A good way to get lazy bowels moving
High in fiber and low in calories, salsify is an “intestinal broom.” It cleans without causing upset, giving it an excellent reputation and meaning that everyone, young and old, can tolerate it. It contains a soluble fiber, inuline, which supports the “good bacteria” of our gut microbiota.
It also contains:
- potassium: vital to maintain blood pressure
- vitamin B9 or folic acid: vitamin for pregnancy, childhood and adolescence
- vitamin E: antioxidant and cardioprotecteur
When is the right
time to eat it?
Fall and winter
Salsify is harvested from October through March. It is very resistant to frost.
Vegetable patch or
Salsify (Tragopogon porrifolius, from the Asteraceae family) is an herbaceous biennial that grows well in full sun, in sandy, well-drained, fairly light soil rich in humus.
To learn everything you need to know about growing salsify, read the page on growing advice.
Choose your salsify well:
- Choose thin, firm roots rather than thicker ones.
Properly store your salsify:
- In the refrigerator: Four to five days in the vegetable drawer.
- In the freezer: after first blanching it.
Did you know that salsify leaves are edible? You can add them to a vegetable soup, put them in a stuffing for a pumpkin, or add them to a quiche. They are also delicious sautéed in olive oil and garlic (like spinach), served with a small portion of poultry.
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What is the environmental impact?
The Product Environmental Footprint (PEF), a score established by Agribalyse*, tells us more! It takes account of all the phases in a vegetable’s life cycle: how it’s grown, the impact of its transport, the impact of its processing, and so on. The lower the score, the lower the environmental impact.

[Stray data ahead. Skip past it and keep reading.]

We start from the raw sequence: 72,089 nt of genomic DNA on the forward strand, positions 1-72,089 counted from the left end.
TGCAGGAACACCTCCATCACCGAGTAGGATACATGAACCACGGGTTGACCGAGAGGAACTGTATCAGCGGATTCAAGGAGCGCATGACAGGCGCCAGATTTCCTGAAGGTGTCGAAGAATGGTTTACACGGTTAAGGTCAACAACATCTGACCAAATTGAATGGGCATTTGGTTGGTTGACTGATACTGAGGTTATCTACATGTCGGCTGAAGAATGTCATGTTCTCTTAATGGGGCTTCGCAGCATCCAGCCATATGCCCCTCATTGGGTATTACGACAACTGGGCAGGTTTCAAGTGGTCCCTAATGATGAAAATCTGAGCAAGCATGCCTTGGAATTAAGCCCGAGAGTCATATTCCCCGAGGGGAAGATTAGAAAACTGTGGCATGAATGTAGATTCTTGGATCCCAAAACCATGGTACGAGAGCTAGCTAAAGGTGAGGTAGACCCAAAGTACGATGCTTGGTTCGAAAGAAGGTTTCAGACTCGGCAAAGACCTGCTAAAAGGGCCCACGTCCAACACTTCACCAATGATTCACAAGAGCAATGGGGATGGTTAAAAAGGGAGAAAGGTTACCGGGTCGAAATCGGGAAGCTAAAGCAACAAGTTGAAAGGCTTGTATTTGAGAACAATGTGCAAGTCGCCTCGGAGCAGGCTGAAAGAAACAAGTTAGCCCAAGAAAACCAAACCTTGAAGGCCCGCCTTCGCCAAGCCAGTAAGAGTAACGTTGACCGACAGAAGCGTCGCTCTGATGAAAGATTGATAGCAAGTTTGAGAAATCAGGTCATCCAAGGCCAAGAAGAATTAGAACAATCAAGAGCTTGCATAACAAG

- Salsify, cooked: 0.14
- Steak, raw: 2.77
*Data taken from the Agribalyse database, which gives the environmental score of foodstuffs. This unique score is the average of 16 indicators, calculated using the European methodology PEF. It is not the same as an environmental label or “eco-score”.
CO2 equivalent: for 100g of raw salsify: 0.069 kg of CO2 eq, which is the same as g of raw steak or driving 276 m by car
Salsify goes well with…
Salsify is a root vegetable whose mild, sweet flavor is comparable to that of oysters (hence one of its other names, “vegetable oyster”), asparagus, artichokes, or parsnips. It is well known as an excellent addition to soups, stews, and gratins, but can also be eaten cold with vinaigrette. Like carrots and pearl onions, salsify can be eaten glazed.
Raw: Try it with a bit of well-seasoned vinaigrette. Young salsify shoots are also delicious and have a taste reminiscent of endive.
Cooked: Salsify is a marvelous match for melted cheese. Top chefs have also brought salsify back into fashion, in fantastic pairings with truffles and scallops!
How to prepare salsify
There are two ways to do it:
- Either scrub it under cold water or peel it with gloves on,
- Or cook it first, making it easier to peel.
Sprinkle it with lemon juice once it is peeled, to avoid the coloration of the vegetable.
It can be uncomfortable for babies to digest salsify. It is therefore better not to feed it to children before the age of 15 months. Introduce older children to salsify soup, an easy-to-make recipe.
And everyone else…
People with irritable bowel syndrome may experience discomfort when eating salsify. This is generally short-lived, and salsify may be gradually re-introduced when symptoms are light or during remission. If you do have IBS, we recommend that you see a dietitian to work out an adapted diet.
Where does it come from?
Origins and varieties
Origins: Belgium and the Netherlands are the main European salsify producers.
Varieties: Salsify is an oft-forgotten root vegetable, from the same family as endives, lettuce, and Jerusalem artichokes. It is creamy brown in color. There are several varieties, including the Giant Russian, the improved French White, and the Mammoth Sandwich Island.
Scorzonera or salsify? Both scorzonera and salsify belong to the Asteraceae family. Salsify is yellow with purple flowers. Scorzonera (Scorzonera hispanica), also called “black salsify,” is black with yellow flowers. It is less fibrous and more flavorful than salsify, and for those reasons is taking over in market stalls.